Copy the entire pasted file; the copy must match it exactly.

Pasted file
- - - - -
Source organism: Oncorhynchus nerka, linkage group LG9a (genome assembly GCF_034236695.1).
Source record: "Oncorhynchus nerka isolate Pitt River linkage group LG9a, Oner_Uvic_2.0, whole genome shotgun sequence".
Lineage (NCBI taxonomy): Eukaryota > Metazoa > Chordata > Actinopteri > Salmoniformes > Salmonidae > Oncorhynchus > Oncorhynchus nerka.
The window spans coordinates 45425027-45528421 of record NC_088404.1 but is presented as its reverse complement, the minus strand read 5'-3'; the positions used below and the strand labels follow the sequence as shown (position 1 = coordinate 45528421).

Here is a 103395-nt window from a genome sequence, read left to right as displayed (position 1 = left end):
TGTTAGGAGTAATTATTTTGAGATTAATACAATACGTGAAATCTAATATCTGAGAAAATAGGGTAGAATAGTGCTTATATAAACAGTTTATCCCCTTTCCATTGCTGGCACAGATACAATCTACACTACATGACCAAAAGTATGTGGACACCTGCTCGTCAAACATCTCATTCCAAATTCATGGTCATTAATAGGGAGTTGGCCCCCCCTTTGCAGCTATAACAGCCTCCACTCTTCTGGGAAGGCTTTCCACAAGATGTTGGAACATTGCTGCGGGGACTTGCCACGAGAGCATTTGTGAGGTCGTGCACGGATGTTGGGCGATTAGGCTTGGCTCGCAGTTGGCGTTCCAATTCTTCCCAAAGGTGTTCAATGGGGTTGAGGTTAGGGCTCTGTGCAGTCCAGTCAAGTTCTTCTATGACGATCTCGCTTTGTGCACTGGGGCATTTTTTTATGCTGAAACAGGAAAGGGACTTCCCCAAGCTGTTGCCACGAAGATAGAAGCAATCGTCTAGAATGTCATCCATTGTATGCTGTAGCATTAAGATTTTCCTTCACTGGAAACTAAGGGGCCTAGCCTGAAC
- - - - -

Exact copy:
Source organism: Oncorhynchus nerka, linkage group LG9a (genome assembly GCF_034236695.1).
Source record: "Oncorhynchus nerka isolate Pitt River linkage group LG9a, Oner_Uvic_2.0, whole genome shotgun sequence".
Lineage (NCBI taxonomy): Eukaryota > Metazoa > Chordata > Actinopteri > Salmoniformes > Salmonidae > Oncorhynchus > Oncorhynchus nerka.
The window spans coordinates 45425027-45528421 of record NC_088404.1 but is presented as its reverse complement, the minus strand read 5'-3'; the positions used below and the strand labels follow the sequence as shown (position 1 = coordinate 45528421).

Here is a 103395-nt window from a genome sequence, read left to right as displayed (position 1 = left end):
TGTTAGGAGTAATTATTTTGAGATTAATACAATACGTGAAATCTAATATCTGAGAAAATAGGGTAGAATAGTGCTTATATAAACAGTTTATCCCCTTTCCATTGCTGGCACAGATACAATCTACACTACATGACCAAAAGTATGTGGACACCTGCTCGTCAAACATCTCATTCCAAATTCATGGTCATTAATAGGGAGTTGGCCCCCCCTTTGCAGCTATAACAGCCTCCACTCTTCTGGGAAGGCTTTCCACAAGATGTTGGAACATTGCTGCGGGGACTTGCCACGAGAGCATTTGTGAGGTCGTGCACGGATGTTGGGCGATTAGGCTTGGCTCGCAGTTGGCGTTCCAATTCTTCCCAAAGGTGTTCAATGGGGTTGAGGTTAGGGCTCTGTGCAGTCCAGTCAAGTTCTTCTATGACGATCTCGCTTTGTGCACTGGGGCATTTTTTTATGCTGAAACAGGAAAGGGACTTCCCCAAGCTGTTGCCACGAAGATAGAAGCAATCGTCTAGAATGTCATCCATTGTATGCTGTAGCATTAAGATTTTCCTTCACTGGAAACTAAGGGGCCTAGCCTGAAC